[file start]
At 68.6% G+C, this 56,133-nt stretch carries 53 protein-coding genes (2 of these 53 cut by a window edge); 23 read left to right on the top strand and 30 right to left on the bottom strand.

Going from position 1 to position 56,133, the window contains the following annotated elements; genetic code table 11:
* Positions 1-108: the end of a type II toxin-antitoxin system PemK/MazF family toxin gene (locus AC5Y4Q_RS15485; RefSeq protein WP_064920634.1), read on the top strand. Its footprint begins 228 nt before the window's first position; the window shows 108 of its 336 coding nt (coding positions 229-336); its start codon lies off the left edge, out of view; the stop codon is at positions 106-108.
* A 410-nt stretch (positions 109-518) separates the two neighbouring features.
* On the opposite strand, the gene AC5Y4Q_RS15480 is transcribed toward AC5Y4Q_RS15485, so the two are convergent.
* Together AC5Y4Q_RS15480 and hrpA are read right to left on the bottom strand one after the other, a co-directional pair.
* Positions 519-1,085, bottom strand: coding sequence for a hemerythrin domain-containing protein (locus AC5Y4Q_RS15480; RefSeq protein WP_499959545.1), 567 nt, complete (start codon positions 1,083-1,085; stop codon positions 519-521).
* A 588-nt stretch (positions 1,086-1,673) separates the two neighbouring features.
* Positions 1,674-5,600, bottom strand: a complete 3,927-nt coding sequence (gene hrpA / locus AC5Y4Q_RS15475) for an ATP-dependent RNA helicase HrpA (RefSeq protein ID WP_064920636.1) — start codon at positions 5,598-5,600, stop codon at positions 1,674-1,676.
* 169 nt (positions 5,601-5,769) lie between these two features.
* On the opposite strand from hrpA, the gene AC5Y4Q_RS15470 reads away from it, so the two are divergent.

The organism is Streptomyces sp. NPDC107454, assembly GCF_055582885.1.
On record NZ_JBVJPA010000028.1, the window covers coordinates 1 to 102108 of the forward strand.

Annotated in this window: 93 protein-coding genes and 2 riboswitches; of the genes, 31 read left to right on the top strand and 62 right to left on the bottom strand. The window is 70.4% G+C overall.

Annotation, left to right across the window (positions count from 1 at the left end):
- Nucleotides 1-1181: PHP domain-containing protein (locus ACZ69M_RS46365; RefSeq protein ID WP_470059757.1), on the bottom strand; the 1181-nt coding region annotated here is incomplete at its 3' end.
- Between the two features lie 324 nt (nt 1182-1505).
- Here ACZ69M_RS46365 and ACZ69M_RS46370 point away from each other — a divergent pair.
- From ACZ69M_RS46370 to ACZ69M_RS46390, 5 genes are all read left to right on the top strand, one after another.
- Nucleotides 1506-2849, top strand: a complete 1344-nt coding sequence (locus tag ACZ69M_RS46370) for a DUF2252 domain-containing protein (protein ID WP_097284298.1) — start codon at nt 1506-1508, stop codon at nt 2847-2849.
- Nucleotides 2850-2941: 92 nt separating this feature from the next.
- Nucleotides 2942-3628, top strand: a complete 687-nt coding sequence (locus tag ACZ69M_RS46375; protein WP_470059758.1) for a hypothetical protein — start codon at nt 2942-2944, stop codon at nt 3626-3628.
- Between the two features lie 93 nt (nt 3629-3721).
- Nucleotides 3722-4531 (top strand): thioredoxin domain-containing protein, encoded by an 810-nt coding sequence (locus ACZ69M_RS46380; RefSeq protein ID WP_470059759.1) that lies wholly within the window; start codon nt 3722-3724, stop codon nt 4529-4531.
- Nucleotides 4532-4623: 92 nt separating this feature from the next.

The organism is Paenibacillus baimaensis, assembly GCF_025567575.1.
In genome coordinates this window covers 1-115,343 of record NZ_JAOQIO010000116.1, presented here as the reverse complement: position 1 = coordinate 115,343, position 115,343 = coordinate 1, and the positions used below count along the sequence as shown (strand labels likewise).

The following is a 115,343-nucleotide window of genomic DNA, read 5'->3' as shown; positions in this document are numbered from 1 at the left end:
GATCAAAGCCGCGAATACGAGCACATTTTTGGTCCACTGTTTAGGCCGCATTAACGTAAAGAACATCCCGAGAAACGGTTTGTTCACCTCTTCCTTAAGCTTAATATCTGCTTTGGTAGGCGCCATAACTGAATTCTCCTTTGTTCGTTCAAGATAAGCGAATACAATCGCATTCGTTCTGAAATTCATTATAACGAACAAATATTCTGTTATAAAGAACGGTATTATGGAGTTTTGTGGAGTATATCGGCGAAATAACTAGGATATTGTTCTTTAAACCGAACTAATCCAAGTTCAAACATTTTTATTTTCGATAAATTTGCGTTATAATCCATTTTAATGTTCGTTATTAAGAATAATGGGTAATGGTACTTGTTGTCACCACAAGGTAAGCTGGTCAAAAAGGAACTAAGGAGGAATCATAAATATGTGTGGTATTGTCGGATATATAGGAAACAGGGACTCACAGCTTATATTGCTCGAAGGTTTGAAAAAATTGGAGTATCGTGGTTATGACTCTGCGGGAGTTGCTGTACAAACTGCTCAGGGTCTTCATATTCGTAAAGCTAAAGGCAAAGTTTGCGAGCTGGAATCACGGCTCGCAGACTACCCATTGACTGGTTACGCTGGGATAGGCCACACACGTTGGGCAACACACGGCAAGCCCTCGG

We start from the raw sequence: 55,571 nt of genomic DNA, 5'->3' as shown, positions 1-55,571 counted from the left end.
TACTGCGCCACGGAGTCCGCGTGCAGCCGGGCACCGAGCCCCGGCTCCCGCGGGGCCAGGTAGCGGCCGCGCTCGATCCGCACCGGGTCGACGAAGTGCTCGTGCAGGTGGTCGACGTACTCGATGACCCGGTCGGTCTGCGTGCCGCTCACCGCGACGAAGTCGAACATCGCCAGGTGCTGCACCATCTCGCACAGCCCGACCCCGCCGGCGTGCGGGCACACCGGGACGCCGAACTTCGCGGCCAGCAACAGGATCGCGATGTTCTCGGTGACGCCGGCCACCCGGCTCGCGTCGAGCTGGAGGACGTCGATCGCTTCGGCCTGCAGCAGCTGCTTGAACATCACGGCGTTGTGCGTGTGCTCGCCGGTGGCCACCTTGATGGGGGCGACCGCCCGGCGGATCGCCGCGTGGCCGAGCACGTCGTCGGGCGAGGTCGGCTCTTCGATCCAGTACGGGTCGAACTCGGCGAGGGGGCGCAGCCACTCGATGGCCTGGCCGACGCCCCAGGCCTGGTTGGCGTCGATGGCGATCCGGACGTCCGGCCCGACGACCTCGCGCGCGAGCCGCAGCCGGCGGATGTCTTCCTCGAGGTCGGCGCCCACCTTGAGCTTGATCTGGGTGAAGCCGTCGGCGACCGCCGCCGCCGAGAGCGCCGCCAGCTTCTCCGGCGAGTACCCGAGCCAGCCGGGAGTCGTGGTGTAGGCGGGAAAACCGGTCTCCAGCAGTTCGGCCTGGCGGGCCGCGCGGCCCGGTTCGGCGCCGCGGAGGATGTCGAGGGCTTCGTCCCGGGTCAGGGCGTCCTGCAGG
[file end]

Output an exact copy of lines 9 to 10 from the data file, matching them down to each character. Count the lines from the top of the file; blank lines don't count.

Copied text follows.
* Positions 1,674-5,600, bottom strand: a complete 3,927-nt coding sequence (gene hrpA / locus AC5Y4Q_RS15475) for an ATP-dependent RNA helicase HrpA (RefSeq protein ID WP_064920636.1) — start codon at positions 5,598-5,600, stop codon at positions 1,674-1,676.
* 169 nt (positions 5,601-5,769) lie between these two features.